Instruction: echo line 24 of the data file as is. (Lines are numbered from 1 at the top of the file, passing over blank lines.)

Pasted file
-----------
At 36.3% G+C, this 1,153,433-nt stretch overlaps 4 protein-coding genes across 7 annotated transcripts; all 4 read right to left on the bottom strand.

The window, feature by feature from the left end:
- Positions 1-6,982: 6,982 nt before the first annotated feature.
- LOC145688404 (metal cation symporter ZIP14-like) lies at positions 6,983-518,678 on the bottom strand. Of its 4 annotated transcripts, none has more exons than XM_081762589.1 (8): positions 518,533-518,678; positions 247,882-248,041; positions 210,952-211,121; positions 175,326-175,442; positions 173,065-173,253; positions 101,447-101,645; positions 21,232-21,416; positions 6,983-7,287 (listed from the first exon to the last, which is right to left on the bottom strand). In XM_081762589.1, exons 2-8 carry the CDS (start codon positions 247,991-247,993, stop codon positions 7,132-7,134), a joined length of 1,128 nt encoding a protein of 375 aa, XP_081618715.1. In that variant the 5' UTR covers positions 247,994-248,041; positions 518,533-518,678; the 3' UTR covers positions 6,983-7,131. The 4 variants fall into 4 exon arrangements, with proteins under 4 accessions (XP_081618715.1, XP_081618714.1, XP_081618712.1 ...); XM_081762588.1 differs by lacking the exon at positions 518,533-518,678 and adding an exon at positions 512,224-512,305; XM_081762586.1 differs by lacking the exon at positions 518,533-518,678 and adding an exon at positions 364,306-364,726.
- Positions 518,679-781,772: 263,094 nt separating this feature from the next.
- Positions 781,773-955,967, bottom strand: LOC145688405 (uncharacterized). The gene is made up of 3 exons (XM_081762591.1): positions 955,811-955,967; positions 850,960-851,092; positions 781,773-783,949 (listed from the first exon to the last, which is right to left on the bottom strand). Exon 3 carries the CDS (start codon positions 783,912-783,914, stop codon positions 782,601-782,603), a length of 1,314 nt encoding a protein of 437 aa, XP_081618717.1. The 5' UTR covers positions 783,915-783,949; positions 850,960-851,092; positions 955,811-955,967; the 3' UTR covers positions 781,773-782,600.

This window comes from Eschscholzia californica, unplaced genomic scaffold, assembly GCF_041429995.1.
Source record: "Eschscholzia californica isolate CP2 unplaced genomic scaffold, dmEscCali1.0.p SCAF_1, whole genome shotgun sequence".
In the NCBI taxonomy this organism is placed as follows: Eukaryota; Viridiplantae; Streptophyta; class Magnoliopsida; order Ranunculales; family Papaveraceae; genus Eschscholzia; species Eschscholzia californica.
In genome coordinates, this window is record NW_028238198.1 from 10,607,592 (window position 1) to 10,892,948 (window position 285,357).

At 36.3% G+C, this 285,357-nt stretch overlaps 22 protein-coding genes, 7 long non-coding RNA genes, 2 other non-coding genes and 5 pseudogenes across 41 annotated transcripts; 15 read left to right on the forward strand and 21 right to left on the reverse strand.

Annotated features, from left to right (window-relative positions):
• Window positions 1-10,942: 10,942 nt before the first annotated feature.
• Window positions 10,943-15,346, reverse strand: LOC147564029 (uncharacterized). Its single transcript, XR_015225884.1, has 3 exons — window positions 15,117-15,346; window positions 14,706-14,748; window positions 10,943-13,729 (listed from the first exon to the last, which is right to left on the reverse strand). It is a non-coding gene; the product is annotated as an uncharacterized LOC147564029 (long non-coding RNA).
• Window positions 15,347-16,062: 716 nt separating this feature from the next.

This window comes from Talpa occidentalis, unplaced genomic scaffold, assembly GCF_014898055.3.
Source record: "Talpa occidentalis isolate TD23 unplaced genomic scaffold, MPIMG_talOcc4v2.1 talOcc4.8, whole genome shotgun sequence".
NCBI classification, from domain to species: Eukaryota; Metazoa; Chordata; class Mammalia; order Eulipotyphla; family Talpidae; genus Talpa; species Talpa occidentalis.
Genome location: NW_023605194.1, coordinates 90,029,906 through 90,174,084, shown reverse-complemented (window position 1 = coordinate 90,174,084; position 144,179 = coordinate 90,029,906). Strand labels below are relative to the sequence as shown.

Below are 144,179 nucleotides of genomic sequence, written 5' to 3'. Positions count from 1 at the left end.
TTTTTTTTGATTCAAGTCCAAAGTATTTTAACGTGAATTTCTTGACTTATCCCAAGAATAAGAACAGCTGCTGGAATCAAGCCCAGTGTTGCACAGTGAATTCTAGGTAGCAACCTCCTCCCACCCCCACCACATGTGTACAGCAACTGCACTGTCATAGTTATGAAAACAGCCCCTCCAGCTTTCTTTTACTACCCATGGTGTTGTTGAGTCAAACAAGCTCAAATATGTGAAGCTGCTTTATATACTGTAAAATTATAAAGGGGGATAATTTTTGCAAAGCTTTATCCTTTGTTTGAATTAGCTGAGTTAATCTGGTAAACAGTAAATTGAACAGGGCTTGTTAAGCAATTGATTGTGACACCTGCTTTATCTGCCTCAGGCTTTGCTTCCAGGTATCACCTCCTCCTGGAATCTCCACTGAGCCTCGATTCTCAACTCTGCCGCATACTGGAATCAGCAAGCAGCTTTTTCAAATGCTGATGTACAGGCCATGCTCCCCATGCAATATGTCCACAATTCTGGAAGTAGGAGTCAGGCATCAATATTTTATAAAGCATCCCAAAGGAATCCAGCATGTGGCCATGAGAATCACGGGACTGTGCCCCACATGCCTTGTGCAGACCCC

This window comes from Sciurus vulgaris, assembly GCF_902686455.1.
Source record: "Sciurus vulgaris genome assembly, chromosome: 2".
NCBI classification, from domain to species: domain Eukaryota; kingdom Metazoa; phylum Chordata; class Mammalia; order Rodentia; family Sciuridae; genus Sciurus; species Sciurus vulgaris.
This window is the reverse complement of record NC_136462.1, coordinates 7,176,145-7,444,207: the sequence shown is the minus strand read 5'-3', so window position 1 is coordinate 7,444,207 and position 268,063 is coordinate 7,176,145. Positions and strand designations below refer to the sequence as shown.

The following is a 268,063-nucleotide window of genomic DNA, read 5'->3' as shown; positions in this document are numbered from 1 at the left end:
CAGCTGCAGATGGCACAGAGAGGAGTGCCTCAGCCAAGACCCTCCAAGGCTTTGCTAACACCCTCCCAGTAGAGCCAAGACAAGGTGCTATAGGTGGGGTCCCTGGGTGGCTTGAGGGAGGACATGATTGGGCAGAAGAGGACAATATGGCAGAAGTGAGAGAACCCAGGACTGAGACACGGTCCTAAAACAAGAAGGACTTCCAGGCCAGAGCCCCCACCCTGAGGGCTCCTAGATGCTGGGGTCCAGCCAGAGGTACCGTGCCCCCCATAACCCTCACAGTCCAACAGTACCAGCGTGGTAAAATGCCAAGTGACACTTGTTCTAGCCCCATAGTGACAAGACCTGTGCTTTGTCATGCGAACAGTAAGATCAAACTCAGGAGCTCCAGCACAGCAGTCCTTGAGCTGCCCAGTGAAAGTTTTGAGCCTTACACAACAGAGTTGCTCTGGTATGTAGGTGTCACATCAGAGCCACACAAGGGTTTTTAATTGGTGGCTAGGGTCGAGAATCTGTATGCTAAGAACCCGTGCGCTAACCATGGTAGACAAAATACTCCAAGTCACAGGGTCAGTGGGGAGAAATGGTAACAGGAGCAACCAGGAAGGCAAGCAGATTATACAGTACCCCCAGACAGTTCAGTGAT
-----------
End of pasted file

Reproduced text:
NCBI classification, from domain to species: domain Eukaryota; kingdom Metazoa; phylum Chordata; class Mammalia; order Rodentia; family Sciuridae; genus Sciurus; species Sciurus vulgaris.